Your browser is no longer supported

For the best possible experience using our website we recommend you upgrade to a newer version or another browser.

Your browser appears to have cookies disabled. For the best experience of this website, please enable cookies in your browser

This site uses cookies. By using our services, you agree to our cookie use.
Learn more here.

Your views: Alison Brooks responds to Patrik Schumacher

Silver Medal Winning Robots of Brixton

President Medals 2011 judge rejects Zaha Hadid Architects director’s analysis of British architectural education

I agree with Patrik Schumacher’s piece that for many years architecture schools have been generating projects based on fictional narratives, with a predominance of what I describe as industrial romanticism. There are very few thesis projects offered by architecture schools that respond to the pragmatic challenges to which architects respond in practice − basic questions of inhabitation, enclosure, materiality, durability, budget, client and environmental cost.

Architectural education has for many years relied on supra-fictional scenarios to allow students to develop their creative imaginations, to take us places we’ve never been before. It’s as if we allow one last bout of wishful thinking before The Fall. However, as a juror for the final stage of the selection process, I saw something more in this year’s medallists’ projects − something that made a connection between the fictional and the real, that conveyed a conviction that architects can, through their work, communicate the need for social change for which architecture is one of many agents.

Particularly in the case of Robots of Brixton, this was polemical work − one could argue in the tradition of Rem’s (collective) AA thesis Exodus − but from a completely different and contemporaneous perspective. Initially sceptical, we jurors found the narratives of the winning projects had their basis in extraordinary quantities of research, thick books of investigative material, design and processes unfortunately not on view at the RIBA exhibition.

The best projects convincingly distilled this research along with the author’s observations, objective and subjective analysis − sometimes extending to compassion, empathy, satire, humour. They were clearly social, environmental and political allegories as much as architectural projects. But is this not also a valid position for an architectural student at thesis level?

I agree that ‘critical architecture’ doesn’t substitute for the political process, but it contributes to it through a discourse that emanates beyond the confines of the architectural. When the thesis takes a further leap into animation, character and screenplay, as in the Silver medallists’ scheme (pictured, left), it moves outside the limitations of architectural representation as we know it.

The ‘designed’ environment is only part of the story of architecture with this medium. The way the environment is used or disused is more relevant. The architectural imagination and the project is inhabited by personalities and characters with whom we are encouraged to empathise, rather than abstracted populations and processes to which the profession is more accustomed.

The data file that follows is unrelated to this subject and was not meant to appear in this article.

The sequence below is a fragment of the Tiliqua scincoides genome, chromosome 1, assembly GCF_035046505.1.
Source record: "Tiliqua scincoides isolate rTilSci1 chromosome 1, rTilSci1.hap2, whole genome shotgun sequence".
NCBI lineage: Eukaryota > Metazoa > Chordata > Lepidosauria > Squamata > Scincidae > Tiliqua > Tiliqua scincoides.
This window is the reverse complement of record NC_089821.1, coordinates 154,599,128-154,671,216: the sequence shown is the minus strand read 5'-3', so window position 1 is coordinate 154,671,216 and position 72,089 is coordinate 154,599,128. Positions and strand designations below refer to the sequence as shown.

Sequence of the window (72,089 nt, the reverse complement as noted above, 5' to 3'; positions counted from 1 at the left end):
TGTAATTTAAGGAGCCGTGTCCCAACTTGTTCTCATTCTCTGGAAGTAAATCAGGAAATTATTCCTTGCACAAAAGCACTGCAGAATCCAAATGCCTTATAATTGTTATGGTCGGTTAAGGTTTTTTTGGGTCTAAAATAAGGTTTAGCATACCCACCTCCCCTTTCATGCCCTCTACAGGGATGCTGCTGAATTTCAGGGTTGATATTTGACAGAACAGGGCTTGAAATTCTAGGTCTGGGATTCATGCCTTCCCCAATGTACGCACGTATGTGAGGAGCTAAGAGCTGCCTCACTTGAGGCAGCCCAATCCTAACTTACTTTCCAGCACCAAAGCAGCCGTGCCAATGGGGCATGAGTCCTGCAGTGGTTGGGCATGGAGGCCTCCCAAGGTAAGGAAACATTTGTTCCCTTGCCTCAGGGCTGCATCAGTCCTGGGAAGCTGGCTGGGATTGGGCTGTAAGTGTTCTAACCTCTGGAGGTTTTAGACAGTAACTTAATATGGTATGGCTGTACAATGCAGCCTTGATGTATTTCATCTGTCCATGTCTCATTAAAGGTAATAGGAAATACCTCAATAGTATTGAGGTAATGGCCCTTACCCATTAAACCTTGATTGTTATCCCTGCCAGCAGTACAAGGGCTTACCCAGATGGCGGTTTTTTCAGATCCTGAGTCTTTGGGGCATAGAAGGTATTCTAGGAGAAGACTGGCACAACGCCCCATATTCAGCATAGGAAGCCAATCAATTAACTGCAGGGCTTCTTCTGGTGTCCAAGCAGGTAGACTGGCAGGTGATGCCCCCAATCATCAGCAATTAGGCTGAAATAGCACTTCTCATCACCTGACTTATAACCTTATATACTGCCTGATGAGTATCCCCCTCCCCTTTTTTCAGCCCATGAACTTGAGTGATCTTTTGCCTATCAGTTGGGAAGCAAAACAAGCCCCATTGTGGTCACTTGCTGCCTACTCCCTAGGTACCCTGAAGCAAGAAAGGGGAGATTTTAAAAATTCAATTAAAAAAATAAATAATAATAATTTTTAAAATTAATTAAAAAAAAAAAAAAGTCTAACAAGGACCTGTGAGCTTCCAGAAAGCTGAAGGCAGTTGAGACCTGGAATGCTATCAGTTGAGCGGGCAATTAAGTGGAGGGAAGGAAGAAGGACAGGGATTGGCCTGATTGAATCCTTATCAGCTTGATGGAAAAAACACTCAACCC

The portfolios of the students showed an extraordinary level of skill in visual communication and digital tools, used to describe not only architectural qualities and atmospheres, but components and strategies. I came to the conclusion that this 21st-century student work is perhaps more tolerant and humane, rejecting our latent Modernist expectations of the architectural project, the heroically transformative partis. It is accepting of dirt and time; it’s not obsessed with newness. Maybe this is the spirit of the age − they are the first generation in 500 years that will not achieve the standard of living of their forbears (us).

Alison Brooks, Alison Brooks Architects, London

Readers' comments (1)

  • That's all very well Ms Brooks, but this approach to architectural representation overlaps into film making. I think that this approach would be fine for a bronze medal entry (end of part 1) but silver medal level (part2) is where students are supposed to begin to approach technical competence. I think that it's obvious that the neglect of technical competence by the schools is what has led to the accelerating reduction of the architects status in the UK. Thus the profession, society and students are all being failed by 'the schools'. Why? Because of the way research points trump technical/vocational ones at HE establishments? This is what gives us the problematic pedagogical structure that is now common in UK schools of architecture. So it's about the self serving nature of schools rather contributing politically to professional discourse, as Schumacher has rightly argued that the architect is not uniquely mandated to contribute to political discourse. What the architect IS uniquely mandated to do is enhance thr experience of living in the built environment by designing buildings for society. If we don't do this effectively, society will find other ways to get this job done, indeed it has already found other ways.

    Unsuitable or offensive? Report this comment

Have your say

You must sign in to make a comment

Please remember that the submission of any material is governed by our Terms and Conditions and by submitting material you confirm your agreement to these Terms and Conditions. Links may be included in your comments but HTML is not permitted.